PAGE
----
A media partnership can seem like a win-win deal – but caution is essential
“Hang your head in shame,” says Steven Sambrook.
“Turned my stomach,” comments Gemela Forman.
“Brand suicide,” sneers Michael Quarry.
What could be the reason for this outpouring of anti-Nectar hate? Has it started directing customers to drought-ridden deserts? Tried to boost publicity off the back of a natural disaster? Posted a sexually explicit film trailer on a 14-year-old girl’s Facebook page?
In fact, no (although these are all examples of other genuine brand blunders). Nectar has, in the view of its usually placid userbase, done something altogether more heinous: entered into a media partnership with the Daily Mail.
Many Nectar card users are livid. Facebook statuses are attracting hundreds of shoppers queuing up to register their dismay. Some have taken the ultimate step and cut their cards in half.
It seemed like an innocent partnership giving its loyalty card scheme a bit of a boost. Instead, it’s blown up in Nectar’s face.
A successful media partnership raises brand prestige and can take engagement to new heights. But content marketers beware – there are some vital lessons to learn or risk falling into Nectar’s sticky trap.
Get the basics right
Why did Nectar get this one so wrong? One of the key reasons is that they have prioritised reach above all else. Sensitivity towards existing customers fell by the wayside.
There’s no use declaring a media partnership if you’ve not put enough thought into what it will look like – or what both sides get out of it. Have you considered a content calendar? Is your business tailoring the right formats to the right people? Though simple, such steps provide the foundations for a successful partnership.
The partnership between economia and Fidelity is an exemplary case study – two tectonic plates in the world of finance colliding to create a volcano of content. In addition to Fidelity’s content appearing in economia magazine, the personal investing firm also have their own bespoke content hub on the website.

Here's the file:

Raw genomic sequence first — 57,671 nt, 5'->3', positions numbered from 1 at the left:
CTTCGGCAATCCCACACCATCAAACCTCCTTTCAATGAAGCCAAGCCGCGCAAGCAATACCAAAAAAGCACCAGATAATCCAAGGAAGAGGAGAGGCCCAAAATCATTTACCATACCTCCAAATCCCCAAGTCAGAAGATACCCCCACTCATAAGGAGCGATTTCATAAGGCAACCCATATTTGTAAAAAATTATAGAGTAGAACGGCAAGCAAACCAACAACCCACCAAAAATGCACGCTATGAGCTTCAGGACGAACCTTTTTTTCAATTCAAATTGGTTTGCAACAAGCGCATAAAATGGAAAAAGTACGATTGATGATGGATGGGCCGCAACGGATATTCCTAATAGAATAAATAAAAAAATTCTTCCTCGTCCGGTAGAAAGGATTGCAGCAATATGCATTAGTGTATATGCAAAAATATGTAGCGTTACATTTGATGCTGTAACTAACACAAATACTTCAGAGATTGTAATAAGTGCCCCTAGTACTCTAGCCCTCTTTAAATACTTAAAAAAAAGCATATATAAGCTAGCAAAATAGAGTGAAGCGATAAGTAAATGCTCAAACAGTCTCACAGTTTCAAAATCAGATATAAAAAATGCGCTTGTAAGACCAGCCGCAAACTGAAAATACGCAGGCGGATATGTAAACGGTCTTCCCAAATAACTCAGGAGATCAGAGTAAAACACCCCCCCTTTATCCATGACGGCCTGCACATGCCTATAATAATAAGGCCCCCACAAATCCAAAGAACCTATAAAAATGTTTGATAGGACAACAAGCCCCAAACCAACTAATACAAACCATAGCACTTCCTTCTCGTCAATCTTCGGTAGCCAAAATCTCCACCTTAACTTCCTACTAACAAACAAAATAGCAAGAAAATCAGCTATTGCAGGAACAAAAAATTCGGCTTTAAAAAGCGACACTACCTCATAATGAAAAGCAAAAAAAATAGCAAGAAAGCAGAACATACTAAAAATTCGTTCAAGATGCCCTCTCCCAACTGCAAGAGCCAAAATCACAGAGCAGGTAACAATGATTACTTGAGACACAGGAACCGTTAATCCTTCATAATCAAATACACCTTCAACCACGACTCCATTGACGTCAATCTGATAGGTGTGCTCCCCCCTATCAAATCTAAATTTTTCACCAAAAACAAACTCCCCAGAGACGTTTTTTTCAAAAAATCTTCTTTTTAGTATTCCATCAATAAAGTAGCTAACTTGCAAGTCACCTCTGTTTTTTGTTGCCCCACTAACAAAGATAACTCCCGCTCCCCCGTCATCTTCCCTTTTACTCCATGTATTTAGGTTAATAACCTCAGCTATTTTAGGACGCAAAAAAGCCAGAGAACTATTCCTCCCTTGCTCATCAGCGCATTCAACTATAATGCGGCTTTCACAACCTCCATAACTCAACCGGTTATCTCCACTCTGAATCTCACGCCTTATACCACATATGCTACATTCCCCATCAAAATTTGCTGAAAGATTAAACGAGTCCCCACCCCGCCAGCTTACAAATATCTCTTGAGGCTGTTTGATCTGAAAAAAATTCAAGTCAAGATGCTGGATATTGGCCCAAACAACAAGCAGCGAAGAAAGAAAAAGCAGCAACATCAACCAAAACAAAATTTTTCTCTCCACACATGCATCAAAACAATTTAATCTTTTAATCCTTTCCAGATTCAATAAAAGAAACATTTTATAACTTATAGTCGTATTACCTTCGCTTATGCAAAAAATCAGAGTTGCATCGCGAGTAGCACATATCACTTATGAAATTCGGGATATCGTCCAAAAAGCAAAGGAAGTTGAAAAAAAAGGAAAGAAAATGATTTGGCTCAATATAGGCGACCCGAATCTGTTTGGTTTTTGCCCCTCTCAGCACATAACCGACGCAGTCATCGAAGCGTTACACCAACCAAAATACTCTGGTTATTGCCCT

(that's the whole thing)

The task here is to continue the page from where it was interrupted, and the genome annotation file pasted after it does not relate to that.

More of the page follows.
The result is a high quality print and digital offering from a partnership that accomplished what Nectar and the Daily Mail couldn’t: engagement, interest and mutual benefit.
There’s no doubt that audiences are becoming more political and more polarised. Brands of all kinds are dealing with the consequences – some more effectively than others. Unfortunately, Nectar doesn’t seem to have received our handy memo.
Refusing to take an overtly political stance, while affiliating with a brand that certainly has, was a cardinal sin from Nectar. Its attempts to step back from the ensuing scandal haven’t paid off. Their statement in response to the furore read simply: “”The primary factor in our decision making for any new partnership is our current customer base. From our data and research, we know that there is a large crossover between our customers and Mail readers.”
A bit weak, to say the least.
We’ve previously discussed the increasing politicisation of the corporate world and taking a view on political developments of the day needn’t be a bad thing. In fact, it can be fruitful in small and sensitively applied doses, giving brands the opportunity to offer hot new takes on important trends.
But get it wrong and it can go very wrong indeed. Brands play with politics at their own risk.
Nectar’s error stinks of an insight misstep. Starting off on the wrong foot with any new campaign is difficult to recover from. Add in the potential public ignominy attached to a media partnership? Calamity.
Perhaps Nectar ran a survey showing overlap between Nectar users and Daily Mail readers. Perhaps, in their fixation on headline stats, they forgot about the damage they might be doing to brand image.
It all links back to a poorly thought-through insight strategy. It’s not enough to get your insight team involved once the horse of brand disrepute has bolted. Craft a strategy with insights at the forefront and you stand a much better chance of creating an effective campaign – whether by delivering on stated goals or gaining a much-needed understanding of user personas from an early stage (as Nectar ought to have done).
Basics: be clear on what you’re trying to achieve, how, and the possible risks.
Politics: great content is well informed – but don’t generate unnecessary controversy.
Insights: don’t save them for your campaign’s conclusion – get them working immediately.